Brecht Van Lommel (brecht) requested changes to this revision.Sep 25 2018, 12:32 PM
This revision now requires changes to proceed.Sep 25 2018, 12:32 PM

Oh, right. That's because the self collision distance is even out of range for the new system. The new system uses actual distance for the self collision, while it was a factor for the old system, so the old default of 0.75 causes a huge amount of BVH overlap results, and makes everything collide. I'll just add versioning to bring that down to the new default.

Technically the self collision can still be unstable, if the distance is greater than the size of the polygons, so ideally the distance should be clamped by the size of the surrounding polygons, but that is a bit tricky as variable distance could not be accounted for at the BVH level, and it would be inefficient to clamp it afterwards when checking actual collisions.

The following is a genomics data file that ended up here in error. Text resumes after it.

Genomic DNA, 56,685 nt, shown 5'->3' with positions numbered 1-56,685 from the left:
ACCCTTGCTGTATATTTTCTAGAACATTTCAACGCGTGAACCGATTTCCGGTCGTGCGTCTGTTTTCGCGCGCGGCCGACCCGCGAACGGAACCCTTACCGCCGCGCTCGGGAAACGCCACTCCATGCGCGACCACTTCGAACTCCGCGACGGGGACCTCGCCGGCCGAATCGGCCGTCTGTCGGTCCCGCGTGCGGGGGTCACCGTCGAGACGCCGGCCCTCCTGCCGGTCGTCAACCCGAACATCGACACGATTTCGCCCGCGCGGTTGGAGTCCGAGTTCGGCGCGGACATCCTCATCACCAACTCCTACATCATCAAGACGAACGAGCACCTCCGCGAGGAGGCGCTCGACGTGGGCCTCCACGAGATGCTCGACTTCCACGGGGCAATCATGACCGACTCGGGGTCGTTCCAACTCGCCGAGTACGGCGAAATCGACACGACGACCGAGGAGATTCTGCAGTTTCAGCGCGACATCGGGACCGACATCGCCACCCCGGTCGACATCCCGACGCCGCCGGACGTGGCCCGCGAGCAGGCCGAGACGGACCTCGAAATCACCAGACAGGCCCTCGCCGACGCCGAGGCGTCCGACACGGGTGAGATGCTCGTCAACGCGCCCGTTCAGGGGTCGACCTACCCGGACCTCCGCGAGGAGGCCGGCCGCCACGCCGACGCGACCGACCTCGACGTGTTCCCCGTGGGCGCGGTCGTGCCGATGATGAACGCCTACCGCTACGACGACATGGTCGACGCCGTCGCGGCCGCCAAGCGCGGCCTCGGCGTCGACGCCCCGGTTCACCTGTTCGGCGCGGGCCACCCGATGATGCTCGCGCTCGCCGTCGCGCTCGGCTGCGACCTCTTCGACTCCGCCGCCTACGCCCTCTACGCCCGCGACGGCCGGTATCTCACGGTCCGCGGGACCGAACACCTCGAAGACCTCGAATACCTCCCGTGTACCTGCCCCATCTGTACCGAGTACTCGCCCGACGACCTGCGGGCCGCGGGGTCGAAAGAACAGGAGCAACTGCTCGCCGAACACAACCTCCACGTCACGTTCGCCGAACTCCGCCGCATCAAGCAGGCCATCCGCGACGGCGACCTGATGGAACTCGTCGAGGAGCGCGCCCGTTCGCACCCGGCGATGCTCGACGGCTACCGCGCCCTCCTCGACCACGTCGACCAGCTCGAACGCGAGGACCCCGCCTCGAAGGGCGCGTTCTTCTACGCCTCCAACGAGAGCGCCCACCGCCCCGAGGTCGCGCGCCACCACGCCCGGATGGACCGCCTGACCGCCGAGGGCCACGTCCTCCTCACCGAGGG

For now, I'm hoping that just bringing the distance down in the versioning will suffice.

I have implemented the self collision distance versioning.

I also experimented with clamping the collision distance based on the size of the surrounding edges, but this had poor and unpredictable results, requiring a very small factor of the distance to be used, in order to be somewhat effective. And in the end, the clamping just ended up masking an issue that was still there. Because of this, I dropped the clamping, and the only change I made in this revision, was adding the versioning.

Ok, one last update... Hopefully...

Turns out there was a bug causing self collisions to be ignored when object collisions were enabled, but no collision object existed. This update fixes that.

Looks good to me now.

Can you add some better cloth tests to our test files? That we can use to verify collision and the other new features are working correctly.

This revision is now accepted and ready to land.Sep 26 2018, 1:53 PM
This revision was automatically updated to reflect the committed changes.

@Brecht Van Lommel (brecht), thanks for all the helpful reviews! And sure, I'll compile some tests together, as soon as I can.